Auxiliary Bishop Says Communion In the Hand is a Calvinist Novelty

Not Even Martin Luther Would Have Done It

Bishop Athanasius Schneider
In the last century the Old Liberal Bishops promoted hand Communion. They used a historical lie toward this end.
Present day Communion in the Hand has no roots in the early Church.

This was stressed by Auxiliary Bishop Athanasius Schneider of Astana in Kazakhstan on the 19th July on the radio station 'Radio Maria Südtirol'. Mgr Schneider is a Patristic expert.

Hand Communion was contrived "all new" from the Second Vatican Council -- the Auxiliary Bishop firmly said. The ancient Church had practiced a completely different form for the reception of Communion. In that period the hand in which Communion was received was purified before and after.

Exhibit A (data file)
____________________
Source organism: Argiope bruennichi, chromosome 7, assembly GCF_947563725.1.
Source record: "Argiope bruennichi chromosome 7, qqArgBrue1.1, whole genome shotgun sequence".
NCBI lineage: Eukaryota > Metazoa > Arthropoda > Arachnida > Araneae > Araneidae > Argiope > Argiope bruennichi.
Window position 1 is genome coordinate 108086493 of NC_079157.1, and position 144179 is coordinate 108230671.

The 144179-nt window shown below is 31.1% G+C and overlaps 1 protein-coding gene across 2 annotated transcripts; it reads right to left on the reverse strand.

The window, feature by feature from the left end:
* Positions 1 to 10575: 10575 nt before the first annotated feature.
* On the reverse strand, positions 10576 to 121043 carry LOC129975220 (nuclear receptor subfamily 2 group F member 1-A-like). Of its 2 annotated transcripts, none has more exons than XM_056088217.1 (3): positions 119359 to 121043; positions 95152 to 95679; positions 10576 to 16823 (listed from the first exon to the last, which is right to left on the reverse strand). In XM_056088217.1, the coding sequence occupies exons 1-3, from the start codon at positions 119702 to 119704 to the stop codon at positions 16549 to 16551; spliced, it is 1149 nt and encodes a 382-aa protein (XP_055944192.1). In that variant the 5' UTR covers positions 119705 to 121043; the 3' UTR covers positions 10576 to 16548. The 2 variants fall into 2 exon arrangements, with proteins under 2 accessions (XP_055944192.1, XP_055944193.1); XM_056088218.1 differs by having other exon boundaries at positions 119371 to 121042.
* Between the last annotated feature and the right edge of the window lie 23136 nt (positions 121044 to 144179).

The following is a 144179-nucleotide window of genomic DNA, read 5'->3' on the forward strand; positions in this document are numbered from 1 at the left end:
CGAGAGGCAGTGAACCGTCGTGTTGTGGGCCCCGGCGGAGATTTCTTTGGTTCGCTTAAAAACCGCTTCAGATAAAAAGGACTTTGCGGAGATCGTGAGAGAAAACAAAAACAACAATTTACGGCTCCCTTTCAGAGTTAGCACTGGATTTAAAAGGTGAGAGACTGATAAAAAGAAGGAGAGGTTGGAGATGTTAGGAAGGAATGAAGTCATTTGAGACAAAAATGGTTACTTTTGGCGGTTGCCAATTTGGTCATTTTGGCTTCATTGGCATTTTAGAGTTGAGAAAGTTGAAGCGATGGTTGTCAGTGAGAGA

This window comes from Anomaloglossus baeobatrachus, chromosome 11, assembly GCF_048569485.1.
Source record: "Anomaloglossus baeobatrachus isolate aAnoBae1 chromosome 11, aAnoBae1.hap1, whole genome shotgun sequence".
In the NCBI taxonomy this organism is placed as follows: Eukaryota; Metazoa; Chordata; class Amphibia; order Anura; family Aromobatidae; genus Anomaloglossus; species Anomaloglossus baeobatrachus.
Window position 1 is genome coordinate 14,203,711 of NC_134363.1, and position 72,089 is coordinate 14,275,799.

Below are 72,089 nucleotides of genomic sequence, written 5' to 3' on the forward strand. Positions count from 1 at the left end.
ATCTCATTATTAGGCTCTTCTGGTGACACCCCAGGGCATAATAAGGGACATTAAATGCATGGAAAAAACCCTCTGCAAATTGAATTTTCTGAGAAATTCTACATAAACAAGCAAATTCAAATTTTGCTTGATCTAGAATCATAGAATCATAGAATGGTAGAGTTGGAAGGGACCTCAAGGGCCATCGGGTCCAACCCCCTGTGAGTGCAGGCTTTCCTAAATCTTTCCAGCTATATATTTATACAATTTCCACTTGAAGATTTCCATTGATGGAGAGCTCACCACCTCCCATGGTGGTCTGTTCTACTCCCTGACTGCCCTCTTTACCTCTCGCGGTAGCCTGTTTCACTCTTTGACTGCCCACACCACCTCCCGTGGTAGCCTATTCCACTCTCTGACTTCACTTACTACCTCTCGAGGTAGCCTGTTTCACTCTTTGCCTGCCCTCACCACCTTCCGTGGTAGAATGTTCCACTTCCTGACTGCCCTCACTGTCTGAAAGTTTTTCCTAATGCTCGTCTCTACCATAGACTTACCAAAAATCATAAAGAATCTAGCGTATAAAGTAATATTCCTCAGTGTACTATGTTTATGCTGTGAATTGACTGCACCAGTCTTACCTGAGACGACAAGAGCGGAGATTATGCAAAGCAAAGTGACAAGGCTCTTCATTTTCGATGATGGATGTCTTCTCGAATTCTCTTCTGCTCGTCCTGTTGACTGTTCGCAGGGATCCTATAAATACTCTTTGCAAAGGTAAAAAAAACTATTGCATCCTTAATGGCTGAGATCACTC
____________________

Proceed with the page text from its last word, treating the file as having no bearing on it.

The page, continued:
Additionally, the faithful would take the Body of the Lord from their hand in a disposition of prayer with his tongue. "If anything it was more of an oral reception of Communion than in the hand". After Communion, the communicant had to lick their hands with their tongues, so that even the smallest particle should not be lost. A Deacon supervised the purification.

The Auxiliary Bishop cotinued: "This concern and care stands in direct opposition to indifference and carelessness with which so called Communion in the hand is dispensed." Women never held Communion simply on the flat of the hand. They spread a white cloth, a manner of corporal over their hand. Then, they would receive Communion directly to their mouth from the linen cloth.

"That is a tremendous contrast to the present form of Communion in the hand" -- insisted Mgr Schneider. The ancient faithful never took Communion with their fingers: "the gesture of hand Communion was completely unknown in the Church."

The Antique Form of Giving Communion Was Impractical in the Final Analysis